G.fast out of the blocks (at a price) [p18]

  • Pricey products, but may appeal to core customers
  • Table 3: BT ultrafast products, and Virgin Media comparators
  • Ofcom considers future fixed-wireless needs
  • G.fast SmartHub foreshadows Future Voice launch

Spectrum

Ofcom pushes on with auction despite Three appeal [p21]

  • H3G knocked back again; returns for another round

Suppliers

BT Sport switches digital ad contract from Google to Channel 4 [p22]

  • Media empires strike back
  • DoubleClick minimised
  • Channel 4 already has history with BT
  • BT’s digital advertising ambitions get a boost

BUSINESS AND PUBLIC SECTOR

Products and services

BT taps Resilient to bring call recording to Inbound Contact [p25]

GLOBAL SERVICES

Cloud services

IBM latest recruit to BT cloud bandwagon [p29]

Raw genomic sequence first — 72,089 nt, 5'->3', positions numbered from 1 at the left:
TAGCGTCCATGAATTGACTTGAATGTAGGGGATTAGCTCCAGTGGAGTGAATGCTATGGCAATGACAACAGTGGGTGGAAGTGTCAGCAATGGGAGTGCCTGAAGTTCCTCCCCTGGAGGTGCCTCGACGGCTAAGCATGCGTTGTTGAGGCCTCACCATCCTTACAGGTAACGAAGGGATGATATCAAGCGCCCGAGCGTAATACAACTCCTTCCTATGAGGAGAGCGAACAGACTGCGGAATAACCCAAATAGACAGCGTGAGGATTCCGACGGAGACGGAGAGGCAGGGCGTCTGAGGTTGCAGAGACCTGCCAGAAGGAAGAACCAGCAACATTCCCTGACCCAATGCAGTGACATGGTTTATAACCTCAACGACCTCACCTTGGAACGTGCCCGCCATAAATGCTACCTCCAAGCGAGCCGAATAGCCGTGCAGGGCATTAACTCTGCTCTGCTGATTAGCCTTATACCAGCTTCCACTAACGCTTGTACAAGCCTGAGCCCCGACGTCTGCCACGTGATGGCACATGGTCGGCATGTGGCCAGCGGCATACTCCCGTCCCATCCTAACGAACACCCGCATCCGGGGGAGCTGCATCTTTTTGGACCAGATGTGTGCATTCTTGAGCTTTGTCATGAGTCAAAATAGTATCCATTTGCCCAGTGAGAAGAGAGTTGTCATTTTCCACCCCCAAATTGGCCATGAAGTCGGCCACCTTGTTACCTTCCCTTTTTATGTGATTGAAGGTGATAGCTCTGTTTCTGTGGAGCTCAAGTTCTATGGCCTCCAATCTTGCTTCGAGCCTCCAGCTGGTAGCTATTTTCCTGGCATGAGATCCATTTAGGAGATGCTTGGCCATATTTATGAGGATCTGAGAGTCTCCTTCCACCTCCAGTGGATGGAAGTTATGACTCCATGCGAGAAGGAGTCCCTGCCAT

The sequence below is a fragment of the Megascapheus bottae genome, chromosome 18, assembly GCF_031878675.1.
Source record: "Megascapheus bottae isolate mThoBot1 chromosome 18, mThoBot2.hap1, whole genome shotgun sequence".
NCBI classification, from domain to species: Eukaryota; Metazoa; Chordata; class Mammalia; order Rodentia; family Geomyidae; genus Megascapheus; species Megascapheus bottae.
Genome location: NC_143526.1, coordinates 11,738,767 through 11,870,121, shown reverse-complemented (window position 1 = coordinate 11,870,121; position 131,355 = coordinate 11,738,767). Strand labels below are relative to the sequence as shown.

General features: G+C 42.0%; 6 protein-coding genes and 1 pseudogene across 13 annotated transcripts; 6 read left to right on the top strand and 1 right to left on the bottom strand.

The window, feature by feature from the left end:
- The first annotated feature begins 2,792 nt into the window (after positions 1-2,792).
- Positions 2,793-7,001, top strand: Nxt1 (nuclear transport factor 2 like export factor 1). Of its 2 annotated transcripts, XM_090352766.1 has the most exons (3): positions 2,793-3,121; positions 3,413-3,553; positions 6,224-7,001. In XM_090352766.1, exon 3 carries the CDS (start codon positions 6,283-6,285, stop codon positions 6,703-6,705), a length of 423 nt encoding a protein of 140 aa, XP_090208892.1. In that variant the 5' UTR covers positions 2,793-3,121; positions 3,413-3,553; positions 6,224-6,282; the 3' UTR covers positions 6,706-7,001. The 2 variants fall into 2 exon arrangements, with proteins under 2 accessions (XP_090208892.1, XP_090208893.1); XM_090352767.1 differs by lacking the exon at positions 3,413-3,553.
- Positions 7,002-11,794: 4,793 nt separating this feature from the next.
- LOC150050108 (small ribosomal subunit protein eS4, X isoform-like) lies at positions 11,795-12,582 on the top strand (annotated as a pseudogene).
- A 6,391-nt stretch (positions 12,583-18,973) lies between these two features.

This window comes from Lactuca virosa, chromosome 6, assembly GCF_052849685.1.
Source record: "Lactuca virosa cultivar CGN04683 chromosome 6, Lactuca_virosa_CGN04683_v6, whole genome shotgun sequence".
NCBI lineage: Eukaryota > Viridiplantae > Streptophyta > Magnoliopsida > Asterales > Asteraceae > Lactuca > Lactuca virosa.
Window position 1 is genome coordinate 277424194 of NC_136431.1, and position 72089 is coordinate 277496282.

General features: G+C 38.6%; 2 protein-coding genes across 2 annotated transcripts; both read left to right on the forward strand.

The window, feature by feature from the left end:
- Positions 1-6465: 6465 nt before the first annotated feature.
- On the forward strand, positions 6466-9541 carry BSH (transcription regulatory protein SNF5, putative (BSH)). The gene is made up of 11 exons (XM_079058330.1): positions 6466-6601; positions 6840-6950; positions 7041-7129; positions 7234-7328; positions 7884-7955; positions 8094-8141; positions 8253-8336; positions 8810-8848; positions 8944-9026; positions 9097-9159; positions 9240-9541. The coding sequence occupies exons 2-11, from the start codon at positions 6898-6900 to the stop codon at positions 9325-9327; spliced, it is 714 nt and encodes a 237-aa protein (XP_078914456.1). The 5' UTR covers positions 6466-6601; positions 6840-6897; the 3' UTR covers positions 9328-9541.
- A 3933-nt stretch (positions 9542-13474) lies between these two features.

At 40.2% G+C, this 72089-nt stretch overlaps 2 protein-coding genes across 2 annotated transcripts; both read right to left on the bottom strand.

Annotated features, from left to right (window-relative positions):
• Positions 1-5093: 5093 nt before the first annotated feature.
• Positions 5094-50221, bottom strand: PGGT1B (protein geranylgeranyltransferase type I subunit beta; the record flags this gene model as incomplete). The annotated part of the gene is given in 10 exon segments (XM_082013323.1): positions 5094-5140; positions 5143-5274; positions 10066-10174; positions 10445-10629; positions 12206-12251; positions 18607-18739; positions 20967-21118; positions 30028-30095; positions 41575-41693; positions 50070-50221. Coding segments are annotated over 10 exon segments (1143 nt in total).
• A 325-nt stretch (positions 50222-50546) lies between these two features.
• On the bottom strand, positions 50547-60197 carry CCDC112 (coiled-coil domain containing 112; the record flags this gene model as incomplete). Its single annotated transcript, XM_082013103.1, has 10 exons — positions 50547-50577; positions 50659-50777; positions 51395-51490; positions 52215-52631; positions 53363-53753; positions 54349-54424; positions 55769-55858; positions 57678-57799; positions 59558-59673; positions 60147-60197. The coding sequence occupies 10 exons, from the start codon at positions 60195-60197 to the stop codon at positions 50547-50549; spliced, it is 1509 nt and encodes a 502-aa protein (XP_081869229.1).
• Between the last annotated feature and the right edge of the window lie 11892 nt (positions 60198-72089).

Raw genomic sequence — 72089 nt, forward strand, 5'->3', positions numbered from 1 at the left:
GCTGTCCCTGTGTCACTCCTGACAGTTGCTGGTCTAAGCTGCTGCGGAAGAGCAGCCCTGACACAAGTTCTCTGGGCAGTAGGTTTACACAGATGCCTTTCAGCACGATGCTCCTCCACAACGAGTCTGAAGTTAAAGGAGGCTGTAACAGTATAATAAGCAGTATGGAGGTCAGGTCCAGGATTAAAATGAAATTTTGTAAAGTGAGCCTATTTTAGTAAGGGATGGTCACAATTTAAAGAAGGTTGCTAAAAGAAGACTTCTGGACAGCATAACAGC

• Patterson among execs pushing BT in USA

OPENREACH

Network

Openreach rows back on G.fast pilot scale [p32]

  • Mixed signals as fibre talks continue
  • Retailers waiting in the wings

Operations

Separation progress reaches Openreach IT [p33]

  • New approach to planning at Openreach
  • Open reach-out

Regulatory

Peer pressure prompts Ofcom to cap FTTC pricing freedom [p35]

  • Higher prices: the cost of preventing Openreach discrimination?
  • CityFibre fears challenges to creating demand for FTTP
  • Openreach takes the high road

Ofcom calls on Openreach to play fair on narrowband [p37]

  • Fixed voice still popular, but significance wanes

Suppliers

Openreach sheltered from Carillion fallout [p38]

  • “Don’t panic!” message relayed by all parties